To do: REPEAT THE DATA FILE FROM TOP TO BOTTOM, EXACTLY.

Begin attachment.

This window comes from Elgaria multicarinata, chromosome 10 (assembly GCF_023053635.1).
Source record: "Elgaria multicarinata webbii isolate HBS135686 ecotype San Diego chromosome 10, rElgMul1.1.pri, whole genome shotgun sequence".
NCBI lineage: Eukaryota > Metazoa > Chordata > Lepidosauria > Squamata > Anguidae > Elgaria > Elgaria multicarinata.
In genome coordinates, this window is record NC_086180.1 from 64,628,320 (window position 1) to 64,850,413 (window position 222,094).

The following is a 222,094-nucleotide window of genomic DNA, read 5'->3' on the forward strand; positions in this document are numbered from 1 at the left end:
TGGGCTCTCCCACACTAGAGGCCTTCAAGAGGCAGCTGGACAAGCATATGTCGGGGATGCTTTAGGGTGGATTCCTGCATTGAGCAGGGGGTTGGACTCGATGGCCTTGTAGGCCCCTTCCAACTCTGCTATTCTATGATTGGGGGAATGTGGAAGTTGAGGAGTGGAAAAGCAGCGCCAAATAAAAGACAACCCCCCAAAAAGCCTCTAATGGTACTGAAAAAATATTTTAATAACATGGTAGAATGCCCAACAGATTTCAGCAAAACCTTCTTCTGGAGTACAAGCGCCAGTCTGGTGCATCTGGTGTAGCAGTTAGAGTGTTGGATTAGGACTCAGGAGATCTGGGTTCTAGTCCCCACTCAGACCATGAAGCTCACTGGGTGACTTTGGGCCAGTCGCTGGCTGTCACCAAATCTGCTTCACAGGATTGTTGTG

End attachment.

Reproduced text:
This window comes from Elgaria multicarinata, chromosome 10 (assembly GCF_023053635.1).
Source record: "Elgaria multicarinata webbii isolate HBS135686 ecotype San Diego chromosome 10, rElgMul1.1.pri, whole genome shotgun sequence".
NCBI lineage: Eukaryota > Metazoa > Chordata > Lepidosauria > Squamata > Anguidae > Elgaria > Elgaria multicarinata.
In genome coordinates, this window is record NC_086180.1 from 64,628,320 (window position 1) to 64,850,413 (window position 222,094).

The following is a 222,094-nucleotide window of genomic DNA, read 5'->3' on the forward strand; positions in this document are numbered from 1 at the left end:
TGGGCTCTCCCACACTAGAGGCCTTCAAGAGGCAGCTGGACAAGCATATGTCGGGGATGCTTTAGGGTGGATTCCTGCATTGAGCAGGGGGTTGGACTCGATGGCCTTGTAGGCCCCTTCCAACTCTGCTATTCTATGATTGGGGGAATGTGGAAGTTGAGGAGTGGAAAAGCAGCGCCAAATAAAAGACAACCCCCCAAAAAGCCTCTAATGGTACTGAAAAAATATTTTAATAACATGGTAGAATGCCCAACAGATTTCAGCAAAACCTTCTTCTGGAGTACAAGCGCCAGTCTGGTGCATCTGGTGTAGCAGTTAGAGTGTTGGATTAGGACTCAGGAGATCTGGGTTCTAGTCCCCACTCAGACCATGAAGCTCACTGGGTGACTTTGGGCCAGTCGCTGGCTGTCACCAAATCTGCTTCACAGGATTGTTGTG